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So what does Obama really believe? Let him speak for himself, from a Chicago Sun-Times Interview.
OBAMA:Right. Jesus is an historical figure for me, and he’s also a bridge between God and man, in the Christian faith, and one that I think is powerful precisely because he serves as that means of us reaching something higher.
And he’s also a wonderful teacher. I think it’s important for all of us, of whatever faith, to have teachers in the flesh and also teachers in history.
GG:The conversation stopper, when you say you’re a Christian and leave it at that.
OBAMA:Where do you move forward with that?
This is something that I’m sure I’d have serious debates with my fellow Christians about. I think that the difficult thing about any religion, including Christianity, is that at some level there is a call to evangelize and proselytize. There’s the belief, certainly in some quarters, that people haven’t embraced Jesus Christ as their personal savior that they’re going to hell.
GG:You don’t believe that?
OBAMA:I find it hard to believe that my God would consign four-fifths of the world to hell. I can’t imagine that my God would allow some little Hindu kid in India who never interacts with the Christian faith to somehow burn for all eternity.
That’s just not part of my religious makeup.
Part of the reason I think it’s always difficult for public figures to talk about this is that the nature of politics is that you want to have everybody like you and project the best possible traits onto you. Oftentimes that’s by being as vague as possible, or appealing to the lowest common denominators. The more specific and detailed you are on issues as personal and fundamental as your faith, the more potentially dangerous it is.
GG:Do you believe in heaven?
OBAMA:Do I believe in the harps and clouds and wings?
GG:A place spiritually you go to after you die?
OBAMA:What I believe in is that if I live my life as well as I can, that I will be rewarded. I don’t presume to have knowledge of what happens after I die. But I feel very strongly that whether the reward is in the here and now or in the hereafter, the aligning myself to my faith and my values is a good thing.
When I tuck in my daughters at night and I feel like I’ve been a good father to them, and I see in them that I am transferring values that I got from my mother and that they’re kind people and that they’re honest people, and they’re curious people, that’s a little piece of heaven.
GG:What is sin?
OBAMA:Being out of alignment with my values.
GG:What happens if you have sin in your life?
OBAMA:I think it’s the same thing as the question about heaven. In the same way that if I’m true to myself and my faith that that is its own reward, when I’m not true to it, it’s its own punishment.
Communication only occurs if people agree on language; French and Germans can’t talk unless they agree on common language. But problems occur even if both speak the same language like English; language is only possible because we agree on the meanings of words. There’s no reason “table” could not be called “squid”, except for the reason we all agree on which is which. Yet in discussion (especially in politics and religion) not everyone uses words with the same definition – some people use different meanings (not commonly held) of words which prohibit communication and cause confusion.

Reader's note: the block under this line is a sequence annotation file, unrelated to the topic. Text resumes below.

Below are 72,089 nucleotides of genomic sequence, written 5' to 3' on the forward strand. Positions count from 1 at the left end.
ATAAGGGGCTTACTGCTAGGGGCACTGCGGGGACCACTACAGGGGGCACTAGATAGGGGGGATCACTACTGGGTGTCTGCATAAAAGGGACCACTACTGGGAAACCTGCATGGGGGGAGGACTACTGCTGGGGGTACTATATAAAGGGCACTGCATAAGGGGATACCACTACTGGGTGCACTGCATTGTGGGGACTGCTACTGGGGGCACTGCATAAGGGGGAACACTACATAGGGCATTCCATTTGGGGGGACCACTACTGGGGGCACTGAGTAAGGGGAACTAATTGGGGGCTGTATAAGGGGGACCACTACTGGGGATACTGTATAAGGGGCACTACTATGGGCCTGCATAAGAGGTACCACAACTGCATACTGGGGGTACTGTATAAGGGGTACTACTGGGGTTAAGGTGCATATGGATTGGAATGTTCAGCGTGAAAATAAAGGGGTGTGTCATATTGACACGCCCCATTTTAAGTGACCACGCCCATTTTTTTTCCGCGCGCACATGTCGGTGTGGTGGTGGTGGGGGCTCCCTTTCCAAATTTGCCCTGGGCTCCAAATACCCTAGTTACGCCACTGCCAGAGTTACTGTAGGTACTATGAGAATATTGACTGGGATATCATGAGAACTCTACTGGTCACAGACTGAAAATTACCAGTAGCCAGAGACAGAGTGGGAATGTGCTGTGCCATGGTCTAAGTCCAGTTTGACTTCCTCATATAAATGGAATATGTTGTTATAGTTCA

Do they teach Satan and Jesus are brothers?
After Romney’s statement that they’re “attacking my religion, and that’s really low”, he avoided the question that started it all when a reporter asked – don’t Mormons believe Satan and Jesus are brothers?
In areas like this, don’t fall for the political spin. Do a little research yourself – go to the official Mormon web site (lds.org) and you’ll find the following:
This week in politics we’re focused on religion instead of the real issues after Romney’s response “They’re attacking my religion” as reporters asked a question of another candidate about what Mormons believe (it is a silly and irrelevant question, but it certainly isn’t an attack to ask what a religion believes). Are they really attacking Romney and Mormonism? What does the Mormon church teach about the relationship between Jesus and Satan?
Don’t guess or listen to the various parties spin and dodge, go to http://lds.org (the official web site of The Church of Jesus Christ of Latter-day Saints, or Mormons as they’re commonly known), and in the search box type in “Jesus Lucifer brothers”, and you’ll find the following question and answer (from “I Have a Question” Ensign, June 1986, 24-27 — currently the first search result, although that may change):
How can Jesus and Lucifer be spirit brothers when their characters and purposes are so utterly opposed?
On first hearing, the doctrine that Lucifer and our Lord, Jesus Christ, are brothers may seem surprising to some—especially to those unacquainted with latter-day revelations …
When our Father in Heaven presented his plan of salvation, Jesus sustained the plan and his part in it, giving the glory to God, to whom it properly belonged. Lucifer, on the other hand, sought power, honor, and glory only for himself. (See Isa. 14:13–14; Moses 4:1–2.) When his modification of the Father’s plan was rejected, he rebelled against God and was subsequently cast out of heaven with those who had sided with him. (See Rev. 12:7–9; D&C 29:36–37.)
That brothers would make dramatically different choices is not unusual. It has happened time and again, as the scriptures attest: Cain chose to serve Satan; Abel chose to serve God. (See Moses 5:16–18.) Esau “despised his birthright”; Jacob wanted to honor it. (Gen. 25:29–34.) Joseph’s brothers sought to kill him; he sought to preserve them. (Gen. 37:12–24; Gen. 45:3–11.)
So there it is, straight from LDS’s web site. Romney may not know the answer about his religion, but now you do.